1964 - United Kingdom

The soap that was the byword for every dropped line, every wobbly doorway, every mundane plot. For many years Crossroads rose above the slating it took from the critics and with ratings as high as 15 million viewers won fans from far and wide.

Even before it came to our screens Crossroads found itself the target of critics. Why did we need another soap opera on our screens? But ATV deputy chairman and managing director Sir Lew Grade stuck to his guns. Even having to override the objections of ATV's production chief, Bill Ward.

The series was an instant hit with viewers whilst the critics continually tore it to shreds. And although the critics were unable to influence the ever-expanding audience, Bill Ward was aware that they did have influence on the Independent Television Authority who demanded quality over ratings.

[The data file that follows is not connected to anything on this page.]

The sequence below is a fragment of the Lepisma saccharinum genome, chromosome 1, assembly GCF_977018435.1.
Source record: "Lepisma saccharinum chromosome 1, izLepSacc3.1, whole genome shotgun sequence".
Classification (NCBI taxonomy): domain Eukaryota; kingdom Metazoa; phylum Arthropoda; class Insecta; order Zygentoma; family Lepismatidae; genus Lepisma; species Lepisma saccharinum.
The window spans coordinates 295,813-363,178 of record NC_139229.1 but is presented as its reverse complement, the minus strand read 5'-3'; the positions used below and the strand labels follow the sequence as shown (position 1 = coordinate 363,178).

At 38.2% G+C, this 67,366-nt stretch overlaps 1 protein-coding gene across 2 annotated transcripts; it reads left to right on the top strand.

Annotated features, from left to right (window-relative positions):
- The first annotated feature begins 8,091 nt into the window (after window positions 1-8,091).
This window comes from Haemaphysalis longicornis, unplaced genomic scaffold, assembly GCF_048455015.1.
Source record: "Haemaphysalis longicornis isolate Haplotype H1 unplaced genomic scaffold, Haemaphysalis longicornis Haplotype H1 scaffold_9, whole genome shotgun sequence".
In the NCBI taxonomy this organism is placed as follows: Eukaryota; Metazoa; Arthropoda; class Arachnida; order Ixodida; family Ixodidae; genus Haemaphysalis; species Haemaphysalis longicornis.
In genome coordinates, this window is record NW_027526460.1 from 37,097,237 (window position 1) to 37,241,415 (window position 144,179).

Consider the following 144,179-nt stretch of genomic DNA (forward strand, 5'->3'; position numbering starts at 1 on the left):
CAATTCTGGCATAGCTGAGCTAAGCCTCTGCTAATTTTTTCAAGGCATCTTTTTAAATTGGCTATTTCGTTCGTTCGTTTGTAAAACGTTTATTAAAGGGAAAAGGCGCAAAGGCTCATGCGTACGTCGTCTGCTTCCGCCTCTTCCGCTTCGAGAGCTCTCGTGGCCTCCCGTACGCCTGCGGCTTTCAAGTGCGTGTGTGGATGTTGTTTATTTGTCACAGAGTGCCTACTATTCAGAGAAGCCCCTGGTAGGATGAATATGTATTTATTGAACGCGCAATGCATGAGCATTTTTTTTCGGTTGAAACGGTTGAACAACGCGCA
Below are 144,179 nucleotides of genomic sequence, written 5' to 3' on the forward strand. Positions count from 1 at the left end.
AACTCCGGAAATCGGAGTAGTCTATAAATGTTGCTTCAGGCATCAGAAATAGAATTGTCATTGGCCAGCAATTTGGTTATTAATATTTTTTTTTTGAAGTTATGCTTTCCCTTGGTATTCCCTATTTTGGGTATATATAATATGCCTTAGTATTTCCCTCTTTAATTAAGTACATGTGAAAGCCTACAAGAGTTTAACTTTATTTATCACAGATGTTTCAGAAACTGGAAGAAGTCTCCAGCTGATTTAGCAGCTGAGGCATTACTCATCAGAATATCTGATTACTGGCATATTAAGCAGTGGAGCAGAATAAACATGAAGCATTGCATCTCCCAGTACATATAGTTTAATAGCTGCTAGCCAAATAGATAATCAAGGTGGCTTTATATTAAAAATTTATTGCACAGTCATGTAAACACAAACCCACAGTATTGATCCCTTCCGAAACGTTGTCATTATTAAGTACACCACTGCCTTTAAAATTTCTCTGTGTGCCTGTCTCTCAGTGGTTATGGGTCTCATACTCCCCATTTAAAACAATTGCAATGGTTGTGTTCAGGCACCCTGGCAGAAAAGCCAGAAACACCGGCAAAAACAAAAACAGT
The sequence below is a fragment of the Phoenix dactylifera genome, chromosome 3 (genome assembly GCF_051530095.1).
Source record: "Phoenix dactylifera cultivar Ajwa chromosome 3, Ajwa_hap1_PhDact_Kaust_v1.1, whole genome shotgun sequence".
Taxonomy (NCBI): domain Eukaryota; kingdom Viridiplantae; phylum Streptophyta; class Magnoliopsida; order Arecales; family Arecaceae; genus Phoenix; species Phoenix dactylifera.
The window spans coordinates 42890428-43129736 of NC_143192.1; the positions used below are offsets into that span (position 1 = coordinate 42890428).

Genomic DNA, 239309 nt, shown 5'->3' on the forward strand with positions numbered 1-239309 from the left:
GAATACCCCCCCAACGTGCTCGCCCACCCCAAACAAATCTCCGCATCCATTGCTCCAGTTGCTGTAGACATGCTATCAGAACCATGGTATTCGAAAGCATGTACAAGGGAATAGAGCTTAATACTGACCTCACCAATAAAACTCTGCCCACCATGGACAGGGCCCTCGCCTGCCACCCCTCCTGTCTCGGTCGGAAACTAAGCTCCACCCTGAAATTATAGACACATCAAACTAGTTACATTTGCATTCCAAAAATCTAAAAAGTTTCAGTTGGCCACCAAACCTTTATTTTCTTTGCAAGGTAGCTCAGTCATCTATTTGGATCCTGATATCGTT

"After two years I succumbed to the continual barrage of critical attacks." He said later. "I wanted to take it off, but Lew wouldn't let me. Lew was right, of course."

Ward wanted Crossroads to have the same allocated time for rehearsals and the same size of budget afforded on ITV's hit medical series Emergency - Ward 10, but with four episodes a week to put out and relatively cheap production costs he was fighting a losing battle. And Grade had championed the series right from the start because he wanted ATV to have an identity in the Midlands much like Coronation Street did further up north.

"It began because we wanted to get the Midlander across to the Midlands and, if possible, the rest of the country." Said Bill ward. "We'd seen the success of Coronation Street for the North and Emergency-Ward 10 for the South, but no one catered for the Midlands in quite the same way."

Lew Grade